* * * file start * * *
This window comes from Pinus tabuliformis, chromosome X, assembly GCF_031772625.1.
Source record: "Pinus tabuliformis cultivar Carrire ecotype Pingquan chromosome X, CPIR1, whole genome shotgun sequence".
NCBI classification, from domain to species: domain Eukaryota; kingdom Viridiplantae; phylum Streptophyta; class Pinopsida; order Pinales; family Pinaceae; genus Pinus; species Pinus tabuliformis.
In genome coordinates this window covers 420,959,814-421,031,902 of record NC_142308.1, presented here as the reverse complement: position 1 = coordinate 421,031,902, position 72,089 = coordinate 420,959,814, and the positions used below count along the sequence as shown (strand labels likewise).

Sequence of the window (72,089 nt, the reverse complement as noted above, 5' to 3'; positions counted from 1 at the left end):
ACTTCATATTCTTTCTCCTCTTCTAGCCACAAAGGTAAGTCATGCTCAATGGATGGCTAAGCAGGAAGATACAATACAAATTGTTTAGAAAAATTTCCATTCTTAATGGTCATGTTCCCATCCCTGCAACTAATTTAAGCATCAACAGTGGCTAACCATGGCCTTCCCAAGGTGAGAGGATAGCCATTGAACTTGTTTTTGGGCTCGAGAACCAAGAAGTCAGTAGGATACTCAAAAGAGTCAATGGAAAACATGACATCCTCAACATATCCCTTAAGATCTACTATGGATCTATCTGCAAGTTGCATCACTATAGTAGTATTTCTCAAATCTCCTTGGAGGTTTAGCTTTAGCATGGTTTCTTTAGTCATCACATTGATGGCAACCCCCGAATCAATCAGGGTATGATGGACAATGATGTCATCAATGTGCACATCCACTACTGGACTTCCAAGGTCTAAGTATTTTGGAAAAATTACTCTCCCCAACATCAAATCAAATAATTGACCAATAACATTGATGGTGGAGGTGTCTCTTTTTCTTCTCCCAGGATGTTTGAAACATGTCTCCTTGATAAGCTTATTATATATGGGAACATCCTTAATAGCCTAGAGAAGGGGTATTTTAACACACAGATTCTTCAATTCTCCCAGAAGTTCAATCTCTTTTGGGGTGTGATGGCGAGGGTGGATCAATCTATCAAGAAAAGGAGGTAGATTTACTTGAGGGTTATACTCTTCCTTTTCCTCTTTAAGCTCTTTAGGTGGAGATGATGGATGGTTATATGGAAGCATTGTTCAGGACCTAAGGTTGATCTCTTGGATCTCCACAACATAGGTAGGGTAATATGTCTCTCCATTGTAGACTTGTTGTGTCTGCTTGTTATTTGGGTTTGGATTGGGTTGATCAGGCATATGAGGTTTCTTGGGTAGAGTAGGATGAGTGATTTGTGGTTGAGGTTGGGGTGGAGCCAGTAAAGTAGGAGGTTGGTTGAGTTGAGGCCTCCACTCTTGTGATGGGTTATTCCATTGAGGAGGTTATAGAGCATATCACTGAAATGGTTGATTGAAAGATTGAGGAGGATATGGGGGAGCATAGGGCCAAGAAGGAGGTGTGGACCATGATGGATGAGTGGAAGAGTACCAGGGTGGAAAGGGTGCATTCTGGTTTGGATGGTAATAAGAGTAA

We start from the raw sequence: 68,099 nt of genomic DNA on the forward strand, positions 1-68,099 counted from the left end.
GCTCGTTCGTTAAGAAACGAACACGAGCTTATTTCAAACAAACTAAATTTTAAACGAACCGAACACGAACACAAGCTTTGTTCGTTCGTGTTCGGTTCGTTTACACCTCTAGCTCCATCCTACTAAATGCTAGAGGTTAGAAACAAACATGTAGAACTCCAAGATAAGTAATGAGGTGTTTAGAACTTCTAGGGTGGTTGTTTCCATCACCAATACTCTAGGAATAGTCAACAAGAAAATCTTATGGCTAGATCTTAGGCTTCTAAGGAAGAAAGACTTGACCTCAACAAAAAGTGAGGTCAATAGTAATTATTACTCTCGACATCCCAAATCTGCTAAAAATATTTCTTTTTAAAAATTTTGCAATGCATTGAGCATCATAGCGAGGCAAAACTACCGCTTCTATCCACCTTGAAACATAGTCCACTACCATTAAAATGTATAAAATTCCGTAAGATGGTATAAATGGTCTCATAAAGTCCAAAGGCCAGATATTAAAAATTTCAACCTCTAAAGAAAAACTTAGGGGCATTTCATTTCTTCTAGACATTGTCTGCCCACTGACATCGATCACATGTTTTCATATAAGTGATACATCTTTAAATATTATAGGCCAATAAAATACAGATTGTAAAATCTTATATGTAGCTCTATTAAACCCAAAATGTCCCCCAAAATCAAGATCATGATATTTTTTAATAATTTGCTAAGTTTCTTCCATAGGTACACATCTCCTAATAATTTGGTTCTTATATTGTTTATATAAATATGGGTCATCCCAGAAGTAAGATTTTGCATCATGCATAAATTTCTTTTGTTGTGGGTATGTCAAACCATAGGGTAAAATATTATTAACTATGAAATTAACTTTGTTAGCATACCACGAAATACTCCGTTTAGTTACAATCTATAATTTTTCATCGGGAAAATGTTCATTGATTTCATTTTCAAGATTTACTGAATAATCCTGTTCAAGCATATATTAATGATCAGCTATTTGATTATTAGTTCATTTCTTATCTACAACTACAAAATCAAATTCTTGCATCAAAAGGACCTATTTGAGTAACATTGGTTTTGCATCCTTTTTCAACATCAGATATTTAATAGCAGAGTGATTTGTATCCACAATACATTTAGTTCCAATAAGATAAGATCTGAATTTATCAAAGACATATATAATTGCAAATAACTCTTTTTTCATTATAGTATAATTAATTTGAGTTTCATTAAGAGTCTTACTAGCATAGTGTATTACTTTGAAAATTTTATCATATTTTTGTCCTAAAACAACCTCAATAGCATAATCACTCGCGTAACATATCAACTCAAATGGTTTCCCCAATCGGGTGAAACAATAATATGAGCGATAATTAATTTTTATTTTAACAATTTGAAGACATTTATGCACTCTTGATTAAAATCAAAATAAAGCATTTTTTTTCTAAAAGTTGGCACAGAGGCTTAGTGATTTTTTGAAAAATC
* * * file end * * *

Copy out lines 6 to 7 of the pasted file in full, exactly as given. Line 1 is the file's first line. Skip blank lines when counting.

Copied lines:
ACTTCATATTCTTTCTCCTCTTCTAGCCACAAAGGTAAGTCATGCTCAATGGATGGCTAAGCAGGAAGATACAATACAAATTGTTTAGAAAAATTTCCATTCTTAATGGTCATGTTCCCATCCCTGCAACTAATTTAAGCATCAACAGTGGCTAACCATGGCCTTCCCAAGGTGAGAGGATAGCCATTGAACTTGTTTTTGGGCTCGAGAACCAAGAAGTCAGTAGGATACTCAAAAGAGTCAATGGAAAACATGACATCCTCAACATATCCCTTAAGATCTACTATGGATCTATCTGCAAGTTGCATCACTATAGTAGTATTTCTCAAATCTCCTTGGAGGTTTAGCTTTAGCATGGTTTCTTTAGTCATCACATTGATGGCAACCCCCGAATCAATCAGGGTATGATGGACAATGATGTCATCAATGTGCACATCCACTACTGGACTTCCAAGGTCTAAGTATTTTGGAAAAATTACTCTCCCCAACATCAAATCAAATAATTGACCAATAACATTGATGGTGGAGGTGTCTCTTTTTCTTCTCCCAGGATGTTTGAAACATGTCTCCTTGATAAGCTTATTATATATGGGAACATCCTTAATAGCCTAGAGAAGGGGTATTTTAACACACAGATTCTTCAATTCTCCCAGAAGTTCAATCTCTTTTGGGGTGTGATGGCGAGGGTGGATCAATCTATCAAGAAAAGGAGGTAGATTTACTTGAGGGTTATACTCTTCCTTTTCCTCTTTAAGCTCTTTAGGTGGAGATGATGGATGGTTATATGGAAGCATTGTTCAGGACCTAAGGTTGATCTCTTGGATCTCCACAACATAGGTAGGGTAATATGTCTCTCCATTGTAGACTTGTTGTGTCTGCTTGTTATTTGGGTTTGGATTGGGTTGATCAGGCATATGAGGTTTCTTGGGTAGAGTAGGATGAGTGATTTGTGGTTGAGGTTGGGGTGGAGCCAGTAAAGTAGGAGGTTGGTTGAGTTGAGGCCTCCACTCTTGTGATGGGTTATTCCATTGAGGAGGTTATAGAGCATATCACTGAAATGGTTGATTGAAAGATTGAGGAGGATATGGGGGAGCATAGGGCCAAGAAGGAGGTGTGGACCATGATGGATGAGTGGAAGAGTACCAGGGTGGAAAGGGTGCATTCTGGTTTGGATGGTAATAAGAGTAA

We start from the raw sequence: 68,099 nt of genomic DNA on the forward strand, positions 1-68,099 counted from the left end.